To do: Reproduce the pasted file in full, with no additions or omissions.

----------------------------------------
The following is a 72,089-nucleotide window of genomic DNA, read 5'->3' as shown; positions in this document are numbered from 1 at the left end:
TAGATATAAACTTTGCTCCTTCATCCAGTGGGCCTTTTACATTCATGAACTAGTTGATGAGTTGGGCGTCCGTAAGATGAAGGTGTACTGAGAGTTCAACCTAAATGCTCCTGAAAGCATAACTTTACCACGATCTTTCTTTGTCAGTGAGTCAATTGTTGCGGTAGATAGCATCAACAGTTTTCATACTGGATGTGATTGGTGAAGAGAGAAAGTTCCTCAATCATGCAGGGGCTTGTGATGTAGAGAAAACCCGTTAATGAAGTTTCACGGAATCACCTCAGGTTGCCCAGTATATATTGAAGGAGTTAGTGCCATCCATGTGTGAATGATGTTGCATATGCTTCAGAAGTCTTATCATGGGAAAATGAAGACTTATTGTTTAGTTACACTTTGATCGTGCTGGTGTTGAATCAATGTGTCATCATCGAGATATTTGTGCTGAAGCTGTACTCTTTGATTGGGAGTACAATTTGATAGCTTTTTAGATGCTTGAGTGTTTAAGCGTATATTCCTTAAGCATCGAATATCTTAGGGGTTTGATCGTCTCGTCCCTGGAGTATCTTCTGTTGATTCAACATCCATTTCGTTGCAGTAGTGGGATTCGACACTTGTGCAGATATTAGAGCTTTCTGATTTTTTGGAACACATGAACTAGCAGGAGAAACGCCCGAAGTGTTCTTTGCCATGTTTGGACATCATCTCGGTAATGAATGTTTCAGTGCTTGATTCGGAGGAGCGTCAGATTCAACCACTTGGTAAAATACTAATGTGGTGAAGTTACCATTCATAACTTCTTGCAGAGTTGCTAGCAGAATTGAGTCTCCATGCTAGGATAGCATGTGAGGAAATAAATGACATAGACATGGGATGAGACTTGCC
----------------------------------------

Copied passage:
The following is a 72,089-nucleotide window of genomic DNA, read 5'->3' as shown; positions in this document are numbered from 1 at the left end:
TAGATATAAACTTTGCTCCTTCATCCAGTGGGCCTTTTACATTCATGAACTAGTTGATGAGTTGGGCGTCCGTAAGATGAAGGTGTACTGAGAGTTCAACCTAAATGCTCCTGAAAGCATAACTTTACCACGATCTTTCTTTGTCAGTGAGTCAATTGTTGCGGTAGATAGCATCAACAGTTTTCATACTGGATGTGATTGGTGAAGAGAGAAAGTTCCTCAATCATGCAGGGGCTTGTGATGTAGAGAAAACCCGTTAATGAAGTTTCACGGAATCACCTCAGGTTGCCCAGTATATATTGAAGGAGTTAGTGCCATCCATGTGTGAATGATGTTGCATATGCTTCAGAAGTCTTATCATGGGAAAATGAAGACTTATTGTTTAGTTACACTTTGATCGTGCTGGTGTTGAATCAATGTGTCATCATCGAGATATTTGTGCTGAAGCTGTACTCTTTGATTGGGAGTACAATTTGATAGCTTTTTAGATGCTTGAGTGTTTAAGCGTATATTCCTTAAGCATCGAATATCTTAGGGGTTTGATCGTCTCGTCCCTGGAGTATCTTCTGTTGATTCAACATCCATTTCGTTGCAGTAGTGGGATTCGACACTTGTGCAGATATTAGAGCTTTCTGATTTTTTGGAACACATGAACTAGCAGGAGAAACGCCCGAAGTGTTCTTTGCCATGTTTGGACATCATCTCGGTAATGAATGTTTCAGTGCTTGATTCGGAGGAGCGTCAGATTCAACCACTTGGTAAAATACTAATGTGGTGAAGTTACCATTCATAACTTCTTGCAGAGTTGCTAGCAGAATTGAGTCTCCATGCTAGGATAGCATGTGAGGAAATAAATGACATAGACATGGGATGAGACTTGCC